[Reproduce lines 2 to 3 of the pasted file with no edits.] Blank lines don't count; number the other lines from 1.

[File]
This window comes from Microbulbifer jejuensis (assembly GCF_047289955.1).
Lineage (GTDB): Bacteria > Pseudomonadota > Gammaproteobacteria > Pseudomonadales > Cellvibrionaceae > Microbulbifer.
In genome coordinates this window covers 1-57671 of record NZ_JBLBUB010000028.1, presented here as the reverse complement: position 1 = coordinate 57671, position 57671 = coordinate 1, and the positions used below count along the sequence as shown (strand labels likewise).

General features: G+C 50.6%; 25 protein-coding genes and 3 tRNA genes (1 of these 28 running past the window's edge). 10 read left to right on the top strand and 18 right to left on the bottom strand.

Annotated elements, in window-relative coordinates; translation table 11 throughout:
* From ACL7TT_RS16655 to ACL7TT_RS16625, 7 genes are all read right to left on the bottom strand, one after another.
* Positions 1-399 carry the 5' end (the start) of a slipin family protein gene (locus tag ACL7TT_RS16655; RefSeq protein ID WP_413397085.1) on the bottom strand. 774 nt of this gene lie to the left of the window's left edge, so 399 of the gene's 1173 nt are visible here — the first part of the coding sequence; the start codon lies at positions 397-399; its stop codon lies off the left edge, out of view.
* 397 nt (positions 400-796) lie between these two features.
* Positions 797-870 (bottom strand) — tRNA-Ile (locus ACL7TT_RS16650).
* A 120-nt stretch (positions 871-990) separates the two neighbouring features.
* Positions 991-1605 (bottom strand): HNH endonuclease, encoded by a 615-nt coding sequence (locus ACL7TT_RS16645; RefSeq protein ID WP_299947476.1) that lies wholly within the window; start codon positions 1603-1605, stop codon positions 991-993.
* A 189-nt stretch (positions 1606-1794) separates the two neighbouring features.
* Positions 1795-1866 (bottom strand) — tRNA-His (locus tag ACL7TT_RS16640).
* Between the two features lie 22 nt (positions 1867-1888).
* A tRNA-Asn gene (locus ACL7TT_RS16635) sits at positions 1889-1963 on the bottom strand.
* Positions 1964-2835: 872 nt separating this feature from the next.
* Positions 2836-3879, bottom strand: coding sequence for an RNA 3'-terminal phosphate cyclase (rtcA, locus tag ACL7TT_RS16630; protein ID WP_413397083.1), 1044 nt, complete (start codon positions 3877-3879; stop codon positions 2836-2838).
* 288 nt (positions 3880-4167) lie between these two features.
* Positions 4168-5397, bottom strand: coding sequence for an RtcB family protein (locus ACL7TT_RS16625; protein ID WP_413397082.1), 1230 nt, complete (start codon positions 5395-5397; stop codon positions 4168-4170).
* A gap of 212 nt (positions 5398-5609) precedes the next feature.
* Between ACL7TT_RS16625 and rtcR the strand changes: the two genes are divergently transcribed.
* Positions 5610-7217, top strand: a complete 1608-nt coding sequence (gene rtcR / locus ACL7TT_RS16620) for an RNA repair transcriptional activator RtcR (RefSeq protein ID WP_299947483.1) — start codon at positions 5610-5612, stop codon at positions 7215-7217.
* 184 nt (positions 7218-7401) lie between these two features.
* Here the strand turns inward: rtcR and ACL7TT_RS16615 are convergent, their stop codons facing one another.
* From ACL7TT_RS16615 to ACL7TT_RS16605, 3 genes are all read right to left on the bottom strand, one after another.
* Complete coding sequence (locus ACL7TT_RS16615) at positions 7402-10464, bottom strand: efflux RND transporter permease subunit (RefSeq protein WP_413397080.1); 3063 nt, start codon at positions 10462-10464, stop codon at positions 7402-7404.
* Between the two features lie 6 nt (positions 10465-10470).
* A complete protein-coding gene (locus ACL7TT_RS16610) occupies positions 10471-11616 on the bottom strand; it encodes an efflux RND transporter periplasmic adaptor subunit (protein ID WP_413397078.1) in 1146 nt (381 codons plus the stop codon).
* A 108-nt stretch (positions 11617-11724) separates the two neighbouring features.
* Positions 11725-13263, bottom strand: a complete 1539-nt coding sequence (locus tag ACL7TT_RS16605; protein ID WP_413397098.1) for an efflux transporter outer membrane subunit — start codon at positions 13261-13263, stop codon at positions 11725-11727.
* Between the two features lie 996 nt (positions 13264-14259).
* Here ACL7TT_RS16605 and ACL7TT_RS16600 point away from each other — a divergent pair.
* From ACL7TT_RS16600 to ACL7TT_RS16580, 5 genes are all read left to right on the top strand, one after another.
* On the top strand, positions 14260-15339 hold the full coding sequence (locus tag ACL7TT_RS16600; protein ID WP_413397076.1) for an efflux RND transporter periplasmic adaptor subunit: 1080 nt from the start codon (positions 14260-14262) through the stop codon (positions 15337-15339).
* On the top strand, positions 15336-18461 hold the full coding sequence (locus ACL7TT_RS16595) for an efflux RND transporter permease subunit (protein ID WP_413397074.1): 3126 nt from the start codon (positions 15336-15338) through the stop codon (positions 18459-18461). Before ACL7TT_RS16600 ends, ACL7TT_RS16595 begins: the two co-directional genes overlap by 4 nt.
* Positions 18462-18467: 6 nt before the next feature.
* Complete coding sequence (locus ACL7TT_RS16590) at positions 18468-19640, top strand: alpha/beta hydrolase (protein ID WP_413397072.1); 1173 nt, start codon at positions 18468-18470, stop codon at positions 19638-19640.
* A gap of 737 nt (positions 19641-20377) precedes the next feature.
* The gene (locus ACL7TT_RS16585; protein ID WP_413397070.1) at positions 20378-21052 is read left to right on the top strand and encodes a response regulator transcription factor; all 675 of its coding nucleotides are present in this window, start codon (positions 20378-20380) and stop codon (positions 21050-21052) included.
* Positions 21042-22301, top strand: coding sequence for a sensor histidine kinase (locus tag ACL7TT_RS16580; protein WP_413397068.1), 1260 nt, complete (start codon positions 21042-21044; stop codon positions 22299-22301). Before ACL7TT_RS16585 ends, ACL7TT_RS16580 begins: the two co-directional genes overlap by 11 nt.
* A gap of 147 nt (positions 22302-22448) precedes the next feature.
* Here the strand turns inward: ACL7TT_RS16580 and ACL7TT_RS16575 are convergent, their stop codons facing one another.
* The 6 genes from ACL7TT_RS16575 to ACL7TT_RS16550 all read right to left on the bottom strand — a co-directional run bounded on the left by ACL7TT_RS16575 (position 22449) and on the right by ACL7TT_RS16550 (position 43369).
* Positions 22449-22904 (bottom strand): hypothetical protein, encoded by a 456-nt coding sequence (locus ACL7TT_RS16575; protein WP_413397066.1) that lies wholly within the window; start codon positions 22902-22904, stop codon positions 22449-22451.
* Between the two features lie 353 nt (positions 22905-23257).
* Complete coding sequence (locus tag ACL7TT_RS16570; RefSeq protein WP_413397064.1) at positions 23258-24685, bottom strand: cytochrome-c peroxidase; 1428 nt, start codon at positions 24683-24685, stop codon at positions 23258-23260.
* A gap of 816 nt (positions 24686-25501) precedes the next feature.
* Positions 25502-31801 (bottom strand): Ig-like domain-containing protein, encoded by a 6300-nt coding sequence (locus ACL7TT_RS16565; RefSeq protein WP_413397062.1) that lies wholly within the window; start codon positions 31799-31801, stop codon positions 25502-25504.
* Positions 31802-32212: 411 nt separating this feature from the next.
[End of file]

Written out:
Lineage (GTDB): Bacteria > Pseudomonadota > Gammaproteobacteria > Pseudomonadales > Cellvibrionaceae > Microbulbifer.
In genome coordinates this window covers 1-57671 of record NZ_JBLBUB010000028.1, presented here as the reverse complement: position 1 = coordinate 57671, position 57671 = coordinate 1, and the positions used below count along the sequence as shown (strand labels likewise).